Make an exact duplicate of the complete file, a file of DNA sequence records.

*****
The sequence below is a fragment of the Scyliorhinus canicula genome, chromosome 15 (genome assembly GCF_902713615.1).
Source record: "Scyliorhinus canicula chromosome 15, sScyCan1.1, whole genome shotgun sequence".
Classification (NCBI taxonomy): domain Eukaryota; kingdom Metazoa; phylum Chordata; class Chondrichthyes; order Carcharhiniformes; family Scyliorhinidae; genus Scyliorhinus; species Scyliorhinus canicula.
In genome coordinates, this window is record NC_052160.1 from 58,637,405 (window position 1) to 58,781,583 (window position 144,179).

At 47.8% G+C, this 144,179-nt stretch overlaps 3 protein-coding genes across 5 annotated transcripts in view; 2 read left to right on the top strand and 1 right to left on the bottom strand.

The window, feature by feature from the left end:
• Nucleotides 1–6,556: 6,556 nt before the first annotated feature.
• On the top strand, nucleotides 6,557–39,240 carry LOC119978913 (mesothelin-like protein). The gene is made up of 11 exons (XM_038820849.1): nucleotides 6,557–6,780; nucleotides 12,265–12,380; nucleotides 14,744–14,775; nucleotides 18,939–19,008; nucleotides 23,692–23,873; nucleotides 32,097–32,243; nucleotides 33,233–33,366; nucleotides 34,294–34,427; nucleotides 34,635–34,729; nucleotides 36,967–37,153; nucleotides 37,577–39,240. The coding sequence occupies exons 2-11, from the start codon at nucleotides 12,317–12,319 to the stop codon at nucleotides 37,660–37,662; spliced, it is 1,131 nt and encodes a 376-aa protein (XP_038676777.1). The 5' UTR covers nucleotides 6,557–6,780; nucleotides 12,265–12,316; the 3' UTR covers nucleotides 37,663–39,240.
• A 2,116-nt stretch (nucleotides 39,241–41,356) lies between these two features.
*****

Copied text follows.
The sequence below is a fragment of the Scyliorhinus canicula genome, chromosome 15 (genome assembly GCF_902713615.1).
Source record: "Scyliorhinus canicula chromosome 15, sScyCan1.1, whole genome shotgun sequence".
Classification (NCBI taxonomy): domain Eukaryota; kingdom Metazoa; phylum Chordata; class Chondrichthyes; order Carcharhiniformes; family Scyliorhinidae; genus Scyliorhinus; species Scyliorhinus canicula.
In genome coordinates, this window is record NC_052160.1 from 58,637,405 (window position 1) to 58,781,583 (window position 144,179).

At 47.8% G+C, this 144,179-nt stretch overlaps 3 protein-coding genes across 5 annotated transcripts in view; 2 read left to right on the top strand and 1 right to left on the bottom strand.

The window, feature by feature from the left end:
• Nucleotides 1–6,556: 6,556 nt before the first annotated feature.
• On the top strand, nucleotides 6,557–39,240 carry LOC119978913 (mesothelin-like protein). The gene is made up of 11 exons (XM_038820849.1): nucleotides 6,557–6,780; nucleotides 12,265–12,380; nucleotides 14,744–14,775; nucleotides 18,939–19,008; nucleotides 23,692–23,873; nucleotides 32,097–32,243; nucleotides 33,233–33,366; nucleotides 34,294–34,427; nucleotides 34,635–34,729; nucleotides 36,967–37,153; nucleotides 37,577–39,240. The coding sequence occupies exons 2-11, from the start codon at nucleotides 12,317–12,319 to the stop codon at nucleotides 37,660–37,662; spliced, it is 1,131 nt and encodes a 376-aa protein (XP_038676777.1). The 5' UTR covers nucleotides 6,557–6,780; nucleotides 12,265–12,316; the 3' UTR covers nucleotides 37,663–39,240.
• A 2,116-nt stretch (nucleotides 39,241–41,356) lies between these two features.